|Publication number||US5883493 A|
|Application number||US 08/841,974|
|Publication date||Mar 16, 1999|
|Filing date||Apr 8, 1997|
|Priority date||Jun 7, 1982|
|Also published as||US5619117, US5883492|
|Publication number||08841974, 841974, US 5883493 A, US 5883493A, US-A-5883493, US5883493 A, US5883493A|
|Inventors||Steven E. Koenck|
|Original Assignee||Intermec Technologies Corporation|
|Export Citation||BiBTeX, EndNote, RefMan|
|Patent Citations (73), Non-Patent Citations (6), Referenced by (25), Classifications (57), Legal Events (13)|
|External Links: USPTO, USPTO Assignment, Espacenet|
The present application is a continuation of U.S. application Ser. No. 08/415,075 filed Mar. 30, 1995, Pat. No. 5,619,117 which is a continuation-in-part of U.S. application Ser. No. 08/134,881 (Attorney Docket No. 35717Y) filed Oct. 12, 1993 (now U.S. Pat. No. 5,508,599 issued Apr. 16, 1996), which is a continuation of U.S. application Ser. No. 07/769,337 (Attorney Docket No. 35717AAX) filed Oct. 1, 1991 (now U.S. Pat. No. 5,278,487 issued Jan. 11, 1994), which is a continuation of U.S. application Ser. No. 07/544,230 (Attorney Docket No. 5717AA) filed Jun. 26, 1990 (now abandoned), which is a division of U.S. application Ser. No. 07/422,226 (Attorney Docket No. 5717A) filed Oct. 16, 1989 (now U.S. Pat. No. 4,961,043 issued Oct. 2, 1990), which is a division of U.S. application Ser. No. 07/168,352 (Attorney Docket No. 5717Y) filed Mar. 15, 1988 (now U.S. Pat. No. 4,885,523 issued Dec. 5, 1989).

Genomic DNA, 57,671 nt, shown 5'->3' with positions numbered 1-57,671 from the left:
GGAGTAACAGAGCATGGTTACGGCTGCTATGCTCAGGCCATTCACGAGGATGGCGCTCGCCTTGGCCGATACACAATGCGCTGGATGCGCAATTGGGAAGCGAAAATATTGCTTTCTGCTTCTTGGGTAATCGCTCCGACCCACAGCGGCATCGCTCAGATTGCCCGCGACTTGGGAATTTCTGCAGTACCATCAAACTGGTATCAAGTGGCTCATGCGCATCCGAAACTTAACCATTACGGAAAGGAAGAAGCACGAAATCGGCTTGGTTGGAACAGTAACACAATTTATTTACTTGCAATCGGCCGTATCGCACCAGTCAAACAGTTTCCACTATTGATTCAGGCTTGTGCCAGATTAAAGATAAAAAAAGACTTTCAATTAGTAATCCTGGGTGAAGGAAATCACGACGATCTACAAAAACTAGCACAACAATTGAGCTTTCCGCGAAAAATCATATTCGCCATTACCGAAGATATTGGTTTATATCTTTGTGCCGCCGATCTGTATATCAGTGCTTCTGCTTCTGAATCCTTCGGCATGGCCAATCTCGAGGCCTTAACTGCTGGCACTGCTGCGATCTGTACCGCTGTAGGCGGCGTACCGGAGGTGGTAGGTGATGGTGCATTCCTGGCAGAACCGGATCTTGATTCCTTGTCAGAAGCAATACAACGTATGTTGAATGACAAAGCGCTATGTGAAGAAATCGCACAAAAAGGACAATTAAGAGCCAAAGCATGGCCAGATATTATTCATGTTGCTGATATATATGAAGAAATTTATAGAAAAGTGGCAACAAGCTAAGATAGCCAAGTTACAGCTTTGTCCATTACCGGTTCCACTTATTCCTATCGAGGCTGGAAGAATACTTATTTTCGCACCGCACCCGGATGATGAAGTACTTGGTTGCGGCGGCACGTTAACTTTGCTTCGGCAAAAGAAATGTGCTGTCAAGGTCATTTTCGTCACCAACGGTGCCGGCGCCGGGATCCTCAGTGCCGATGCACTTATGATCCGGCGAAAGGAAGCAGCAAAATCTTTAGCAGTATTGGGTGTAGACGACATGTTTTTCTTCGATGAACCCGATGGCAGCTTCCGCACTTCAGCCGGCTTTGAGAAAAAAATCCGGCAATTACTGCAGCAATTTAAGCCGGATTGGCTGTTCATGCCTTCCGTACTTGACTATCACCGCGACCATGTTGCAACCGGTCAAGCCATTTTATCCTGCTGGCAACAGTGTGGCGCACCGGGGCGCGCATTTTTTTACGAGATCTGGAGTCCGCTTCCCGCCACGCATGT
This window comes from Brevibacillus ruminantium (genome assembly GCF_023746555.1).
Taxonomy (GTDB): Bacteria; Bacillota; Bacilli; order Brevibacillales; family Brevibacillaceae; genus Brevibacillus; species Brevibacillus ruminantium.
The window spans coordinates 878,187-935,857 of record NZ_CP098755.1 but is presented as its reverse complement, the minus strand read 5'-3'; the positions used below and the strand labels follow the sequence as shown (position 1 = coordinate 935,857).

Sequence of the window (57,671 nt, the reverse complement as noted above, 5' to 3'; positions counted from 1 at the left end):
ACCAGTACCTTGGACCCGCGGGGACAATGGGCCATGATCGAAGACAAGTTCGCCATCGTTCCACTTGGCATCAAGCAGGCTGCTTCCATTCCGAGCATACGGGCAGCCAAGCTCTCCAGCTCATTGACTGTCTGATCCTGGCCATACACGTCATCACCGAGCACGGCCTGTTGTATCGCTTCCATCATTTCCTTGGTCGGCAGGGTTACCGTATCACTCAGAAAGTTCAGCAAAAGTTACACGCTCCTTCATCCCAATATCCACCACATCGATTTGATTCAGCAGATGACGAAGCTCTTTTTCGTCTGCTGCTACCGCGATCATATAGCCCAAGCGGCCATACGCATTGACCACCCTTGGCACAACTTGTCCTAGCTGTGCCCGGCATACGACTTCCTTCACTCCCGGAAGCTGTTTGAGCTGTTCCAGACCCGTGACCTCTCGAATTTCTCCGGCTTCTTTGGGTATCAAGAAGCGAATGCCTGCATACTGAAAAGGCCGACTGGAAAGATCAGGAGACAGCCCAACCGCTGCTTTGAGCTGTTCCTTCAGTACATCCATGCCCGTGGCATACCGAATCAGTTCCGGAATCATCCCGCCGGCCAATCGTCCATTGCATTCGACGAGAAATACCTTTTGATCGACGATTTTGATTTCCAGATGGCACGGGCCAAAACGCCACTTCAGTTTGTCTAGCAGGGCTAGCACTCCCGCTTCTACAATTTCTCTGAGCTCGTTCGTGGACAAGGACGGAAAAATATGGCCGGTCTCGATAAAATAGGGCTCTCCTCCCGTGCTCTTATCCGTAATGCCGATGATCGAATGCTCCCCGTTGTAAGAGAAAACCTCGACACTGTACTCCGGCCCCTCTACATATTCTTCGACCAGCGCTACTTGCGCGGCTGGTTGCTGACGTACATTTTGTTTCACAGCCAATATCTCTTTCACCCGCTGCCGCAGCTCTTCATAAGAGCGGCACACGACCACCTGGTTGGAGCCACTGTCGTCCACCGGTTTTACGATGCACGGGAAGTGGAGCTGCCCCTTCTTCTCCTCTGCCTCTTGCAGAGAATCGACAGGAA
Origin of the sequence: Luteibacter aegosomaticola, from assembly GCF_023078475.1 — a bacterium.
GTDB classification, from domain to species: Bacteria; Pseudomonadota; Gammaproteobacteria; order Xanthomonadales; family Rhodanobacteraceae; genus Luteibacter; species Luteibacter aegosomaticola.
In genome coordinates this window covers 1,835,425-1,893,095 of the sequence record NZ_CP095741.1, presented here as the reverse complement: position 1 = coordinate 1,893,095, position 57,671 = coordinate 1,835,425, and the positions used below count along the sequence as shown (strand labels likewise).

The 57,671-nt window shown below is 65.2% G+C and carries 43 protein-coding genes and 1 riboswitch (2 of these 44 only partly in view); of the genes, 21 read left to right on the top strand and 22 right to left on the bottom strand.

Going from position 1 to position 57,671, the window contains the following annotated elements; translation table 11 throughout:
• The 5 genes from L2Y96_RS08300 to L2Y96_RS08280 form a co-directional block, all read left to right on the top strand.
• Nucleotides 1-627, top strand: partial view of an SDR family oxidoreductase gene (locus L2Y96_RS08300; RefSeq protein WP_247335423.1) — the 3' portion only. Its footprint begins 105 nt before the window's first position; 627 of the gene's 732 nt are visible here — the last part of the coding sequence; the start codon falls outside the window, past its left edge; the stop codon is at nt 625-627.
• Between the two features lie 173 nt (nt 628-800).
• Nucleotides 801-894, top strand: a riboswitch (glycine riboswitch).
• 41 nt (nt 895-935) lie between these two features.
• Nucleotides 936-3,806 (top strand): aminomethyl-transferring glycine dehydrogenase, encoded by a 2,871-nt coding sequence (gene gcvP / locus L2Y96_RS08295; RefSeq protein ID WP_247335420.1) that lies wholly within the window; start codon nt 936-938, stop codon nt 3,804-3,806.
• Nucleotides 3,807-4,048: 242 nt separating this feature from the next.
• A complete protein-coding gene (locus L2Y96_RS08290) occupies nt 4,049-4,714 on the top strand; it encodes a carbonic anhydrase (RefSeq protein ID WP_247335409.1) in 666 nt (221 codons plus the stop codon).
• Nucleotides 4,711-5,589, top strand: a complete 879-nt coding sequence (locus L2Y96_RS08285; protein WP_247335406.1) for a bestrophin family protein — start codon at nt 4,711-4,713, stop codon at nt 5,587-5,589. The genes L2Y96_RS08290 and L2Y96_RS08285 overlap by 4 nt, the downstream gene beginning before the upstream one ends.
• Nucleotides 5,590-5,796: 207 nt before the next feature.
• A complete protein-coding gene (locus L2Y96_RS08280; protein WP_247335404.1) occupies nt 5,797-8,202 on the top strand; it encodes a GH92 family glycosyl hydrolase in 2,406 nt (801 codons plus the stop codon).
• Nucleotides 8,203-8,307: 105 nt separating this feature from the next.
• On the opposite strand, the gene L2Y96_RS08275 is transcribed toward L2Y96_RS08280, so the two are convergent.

Said application U.S. application Ser. No. 07/168,352 is in turn a continuation-in-part of U.S. application Ser. No. 06/944,503 (Attorney Docket No. 5717X) filed Dec. 18, 1986 (now U.S. Pat. No. 4,737,702 issued Apr. 12, 1988), which is a continuation-in-part of U.S. application Ser. No. 06/876,194 (Attorney Docket No. 5717) filed Jun. 19, 1986 (now U.S. Pat. No. 4,709,202 issued Nov. 24, 1987), which is a division of U.S. application Ser. No. 06/797,235 (Attorney Docket No. 5768) filed Nov. 12, 1985 (now U.S. Pat. No. 4,716,354 issued Dec. 29, 1987), which is a continuation-in-part of U.S. application Ser. No. 06/612,588 (Attorney Docket No. 6165) filed May 21, 1984 (now U.S. Pat. No. 4,553,081 issued Nov. 12, 1985), which is a continuation-in-part of U.S. application Ser. No. 06/385,830 (Attorney Docket No. 6164) filed Jun. 7, 1982 (now U.S. Pat. No. 4,455,523 issued Jun. 19, 1984).
The disclosures and drawings of the before mentioned U.S. Pat. Nos. 4,455,523; 4,553,081; 4,709,202; 4,716,354; 4,737,702; 4,885,523; 4,961,043; and 5,278,487 are hereby incorporated herein by reference in their entirety.
The present invention may be utilized as or in conjunction with the battery pack including electronic power saver as described in PCT publication PCT/US90/06383 published May 16, 1991. Said publication PCT/US90/06383 is incorporated herein by reference in its entirety.